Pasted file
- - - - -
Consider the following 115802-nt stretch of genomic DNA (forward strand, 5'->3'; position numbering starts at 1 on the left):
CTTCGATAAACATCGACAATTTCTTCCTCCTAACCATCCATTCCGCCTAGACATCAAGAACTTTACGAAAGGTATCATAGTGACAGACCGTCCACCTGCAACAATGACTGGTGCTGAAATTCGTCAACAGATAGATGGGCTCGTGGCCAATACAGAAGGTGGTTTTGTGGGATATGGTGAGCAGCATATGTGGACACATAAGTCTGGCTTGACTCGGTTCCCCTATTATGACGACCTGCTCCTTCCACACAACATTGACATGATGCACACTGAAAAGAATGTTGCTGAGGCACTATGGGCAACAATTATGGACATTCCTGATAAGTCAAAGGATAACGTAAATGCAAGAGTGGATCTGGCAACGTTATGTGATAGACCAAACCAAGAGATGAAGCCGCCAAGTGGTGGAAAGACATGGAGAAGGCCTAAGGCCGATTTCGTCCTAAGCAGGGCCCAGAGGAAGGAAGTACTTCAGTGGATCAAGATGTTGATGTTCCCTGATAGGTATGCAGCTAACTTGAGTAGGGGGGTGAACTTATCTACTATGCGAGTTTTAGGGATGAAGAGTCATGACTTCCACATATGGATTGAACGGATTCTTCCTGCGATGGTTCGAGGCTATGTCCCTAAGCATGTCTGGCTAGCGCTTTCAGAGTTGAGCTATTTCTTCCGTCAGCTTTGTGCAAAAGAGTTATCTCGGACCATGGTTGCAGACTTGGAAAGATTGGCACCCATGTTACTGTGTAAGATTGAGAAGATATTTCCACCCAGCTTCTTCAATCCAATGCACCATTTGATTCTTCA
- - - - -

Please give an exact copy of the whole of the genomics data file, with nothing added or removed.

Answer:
Consider the following 115802-nt stretch of genomic DNA (forward strand, 5'->3'; position numbering starts at 1 on the left):
CTTCGATAAACATCGACAATTTCTTCCTCCTAACCATCCATTCCGCCTAGACATCAAGAACTTTACGAAAGGTATCATAGTGACAGACCGTCCACCTGCAACAATGACTGGTGCTGAAATTCGTCAACAGATAGATGGGCTCGTGGCCAATACAGAAGGTGGTTTTGTGGGATATGGTGAGCAGCATATGTGGACACATAAGTCTGGCTTGACTCGGTTCCCCTATTATGACGACCTGCTCCTTCCACACAACATTGACATGATGCACACTGAAAAGAATGTTGCTGAGGCACTATGGGCAACAATTATGGACATTCCTGATAAGTCAAAGGATAACGTAAATGCAAGAGTGGATCTGGCAACGTTATGTGATAGACCAAACCAAGAGATGAAGCCGCCAAGTGGTGGAAAGACATGGAGAAGGCCTAAGGCCGATTTCGTCCTAAGCAGGGCCCAGAGGAAGGAAGTACTTCAGTGGATCAAGATGTTGATGTTCCCTGATAGGTATGCAGCTAACTTGAGTAGGGGGGTGAACTTATCTACTATGCGAGTTTTAGGGATGAAGAGTCATGACTTCCACATATGGATTGAACGGATTCTTCCTGCGATGGTTCGAGGCTATGTCCCTAAGCATGTCTGGCTAGCGCTTTCAGAGTTGAGCTATTTCTTCCGTCAGCTTTGTGCAAAAGAGTTATCTCGGACCATGGTTGCAGACTTGGAAAGATTGGCACCCATGTTACTGTGTAAGATTGAGAAGATATTTCCACCCAGCTTCTTCAATCCAATGCACCATTTGATTCTTCA